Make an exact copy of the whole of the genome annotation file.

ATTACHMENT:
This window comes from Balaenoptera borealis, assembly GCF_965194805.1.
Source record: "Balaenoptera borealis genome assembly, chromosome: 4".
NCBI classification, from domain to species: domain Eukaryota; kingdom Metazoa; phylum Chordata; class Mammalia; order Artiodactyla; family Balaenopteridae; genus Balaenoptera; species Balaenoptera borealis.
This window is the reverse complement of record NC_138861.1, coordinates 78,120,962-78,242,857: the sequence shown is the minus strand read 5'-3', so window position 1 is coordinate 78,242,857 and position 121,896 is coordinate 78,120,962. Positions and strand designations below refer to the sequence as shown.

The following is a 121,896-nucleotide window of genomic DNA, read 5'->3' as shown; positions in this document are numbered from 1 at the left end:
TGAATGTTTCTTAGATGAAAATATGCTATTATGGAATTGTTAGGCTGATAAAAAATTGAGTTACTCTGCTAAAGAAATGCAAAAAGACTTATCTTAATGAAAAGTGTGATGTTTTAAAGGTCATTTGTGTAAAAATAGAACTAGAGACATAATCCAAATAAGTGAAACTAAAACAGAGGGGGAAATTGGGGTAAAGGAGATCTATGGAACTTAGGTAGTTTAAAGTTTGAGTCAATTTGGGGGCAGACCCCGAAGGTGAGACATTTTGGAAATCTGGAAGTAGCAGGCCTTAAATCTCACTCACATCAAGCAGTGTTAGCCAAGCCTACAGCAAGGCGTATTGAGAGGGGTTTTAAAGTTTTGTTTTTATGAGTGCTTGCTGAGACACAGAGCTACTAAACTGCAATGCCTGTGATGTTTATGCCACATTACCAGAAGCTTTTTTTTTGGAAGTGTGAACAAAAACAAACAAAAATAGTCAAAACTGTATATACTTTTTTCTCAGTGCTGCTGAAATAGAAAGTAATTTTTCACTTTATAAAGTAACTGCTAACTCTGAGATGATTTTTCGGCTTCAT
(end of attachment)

This window comes from Balaenoptera borealis, assembly GCF_965194805.1.
Source record: "Balaenoptera borealis genome assembly, chromosome: 4".
NCBI classification, from domain to species: domain Eukaryota; kingdom Metazoa; phylum Chordata; class Mammalia; order Artiodactyla; family Balaenopteridae; genus Balaenoptera; species Balaenoptera borealis.
This window is the reverse complement of record NC_138861.1, coordinates 78,120,962-78,242,857: the sequence shown is the minus strand read 5'-3', so window position 1 is coordinate 78,242,857 and position 121,896 is coordinate 78,120,962. Positions and strand designations below refer to the sequence as shown.

The following is a 121,896-nucleotide window of genomic DNA, read 5'->3' as shown; positions in this document are numbered from 1 at the left end:
TGAATGTTTCTTAGATGAAAATATGCTATTATGGAATTGTTAGGCTGATAAAAAATTGAGTTACTCTGCTAAAGAAATGCAAAAAGACTTATCTTAATGAAAAGTGTGATGTTTTAAAGGTCATTTGTGTAAAAATAGAACTAGAGACATAATCCAAATAAGTGAAACTAAAACAGAGGGGGAAATTGGGGTAAAGGAGATCTATGGAACTTAGGTAGTTTAAAGTTTGAGTCAATTTGGGGGCAGACCCCGAAGGTGAGACATTTTGGAAATCTGGAAGTAGCAGGCCTTAAATCTCACTCACATCAAGCAGTGTTAGCCAAGCCTACAGCAAGGCGTATTGAGAGGGGTTTTAAAGTTTTGTTTTTATGAGTGCTTGCTGAGACACAGAGCTACTAAACTGCAATGCCTGTGATGTTTATGCCACATTACCAGAAGCTTTTTTTTTGGAAGTGTGAACAAAAACAAACAAAAATAGTCAAAACTGTATATACTTTTTTCTCAGTGCTGCTGAAATAGAAAGTAATTTTTCACTTTATAAAGTAACTGCTAACTCTGAGATGATTTTTCGGCTTCAT